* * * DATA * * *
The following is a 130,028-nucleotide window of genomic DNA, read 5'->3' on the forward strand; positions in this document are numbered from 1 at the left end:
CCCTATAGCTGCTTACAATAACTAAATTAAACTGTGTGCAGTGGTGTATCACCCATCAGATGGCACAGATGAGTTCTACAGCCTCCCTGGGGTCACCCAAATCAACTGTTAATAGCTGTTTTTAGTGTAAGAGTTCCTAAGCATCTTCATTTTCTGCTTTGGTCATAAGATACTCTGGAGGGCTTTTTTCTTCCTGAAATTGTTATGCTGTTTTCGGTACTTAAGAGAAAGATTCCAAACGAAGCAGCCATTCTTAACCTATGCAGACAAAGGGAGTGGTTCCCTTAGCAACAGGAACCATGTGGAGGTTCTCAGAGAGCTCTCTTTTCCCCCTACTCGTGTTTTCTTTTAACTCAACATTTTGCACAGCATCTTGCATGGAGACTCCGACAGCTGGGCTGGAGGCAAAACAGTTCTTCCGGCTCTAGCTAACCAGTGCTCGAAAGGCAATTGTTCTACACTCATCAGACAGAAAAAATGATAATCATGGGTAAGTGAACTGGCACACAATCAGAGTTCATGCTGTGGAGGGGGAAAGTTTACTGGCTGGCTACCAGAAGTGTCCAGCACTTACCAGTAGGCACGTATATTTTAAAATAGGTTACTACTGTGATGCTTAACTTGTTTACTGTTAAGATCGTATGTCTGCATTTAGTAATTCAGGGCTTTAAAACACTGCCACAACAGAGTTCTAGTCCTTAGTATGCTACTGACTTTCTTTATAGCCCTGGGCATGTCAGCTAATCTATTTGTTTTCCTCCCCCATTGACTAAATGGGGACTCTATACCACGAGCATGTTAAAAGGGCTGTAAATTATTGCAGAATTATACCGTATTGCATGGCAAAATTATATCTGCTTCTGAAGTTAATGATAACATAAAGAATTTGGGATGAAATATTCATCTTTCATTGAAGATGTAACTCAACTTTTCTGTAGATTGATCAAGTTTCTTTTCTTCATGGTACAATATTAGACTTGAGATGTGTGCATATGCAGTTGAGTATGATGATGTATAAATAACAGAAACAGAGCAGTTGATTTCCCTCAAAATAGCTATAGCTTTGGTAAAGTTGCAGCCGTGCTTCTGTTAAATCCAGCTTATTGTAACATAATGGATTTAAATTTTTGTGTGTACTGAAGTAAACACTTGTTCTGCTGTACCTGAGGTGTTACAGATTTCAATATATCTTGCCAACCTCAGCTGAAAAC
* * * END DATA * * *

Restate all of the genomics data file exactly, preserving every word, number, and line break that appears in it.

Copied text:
The following is a 130,028-nucleotide window of genomic DNA, read 5'->3' on the forward strand; positions in this document are numbered from 1 at the left end:
CCCTATAGCTGCTTACAATAACTAAATTAAACTGTGTGCAGTGGTGTATCACCCATCAGATGGCACAGATGAGTTCTACAGCCTCCCTGGGGTCACCCAAATCAACTGTTAATAGCTGTTTTTAGTGTAAGAGTTCCTAAGCATCTTCATTTTCTGCTTTGGTCATAAGATACTCTGGAGGGCTTTTTTCTTCCTGAAATTGTTATGCTGTTTTCGGTACTTAAGAGAAAGATTCCAAACGAAGCAGCCATTCTTAACCTATGCAGACAAAGGGAGTGGTTCCCTTAGCAACAGGAACCATGTGGAGGTTCTCAGAGAGCTCTCTTTTCCCCCTACTCGTGTTTTCTTTTAACTCAACATTTTGCACAGCATCTTGCATGGAGACTCCGACAGCTGGGCTGGAGGCAAAACAGTTCTTCCGGCTCTAGCTAACCAGTGCTCGAAAGGCAATTGTTCTACACTCATCAGACAGAAAAAATGATAATCATGGGTAAGTGAACTGGCACACAATCAGAGTTCATGCTGTGGAGGGGGAAAGTTTACTGGCTGGCTACCAGAAGTGTCCAGCACTTACCAGTAGGCACGTATATTTTAAAATAGGTTACTACTGTGATGCTTAACTTGTTTACTGTTAAGATCGTATGTCTGCATTTAGTAATTCAGGGCTTTAAAACACTGCCACAACAGAGTTCTAGTCCTTAGTATGCTACTGACTTTCTTTATAGCCCTGGGCATGTCAGCTAATCTATTTGTTTTCCTCCCCCATTGACTAAATGGGGACTCTATACCACGAGCATGTTAAAAGGGCTGTAAATTATTGCAGAATTATACCGTATTGCATGGCAAAATTATATCTGCTTCTGAAGTTAATGATAACATAAAGAATTTGGGATGAAATATTCATCTTTCATTGAAGATGTAACTCAACTTTTCTGTAGATTGATCAAGTTTCTTTTCTTCATGGTACAATATTAGACTTGAGATGTGTGCATATGCAGTTGAGTATGATGATGTATAAATAACAGAAACAGAGCAGTTGATTTCCCTCAAAATAGCTATAGCTTTGGTAAAGTTGCAGCCGTGCTTCTGTTAAATCCAGCTTATTGTAACATAATGGATTTAAATTTTTGTGTGTACTGAAGTAAACACTTGTTCTGCTGTACCTGAGGTGTTACAGATTTCAATATATCTTGCCAACCTCAGCTGAAAAC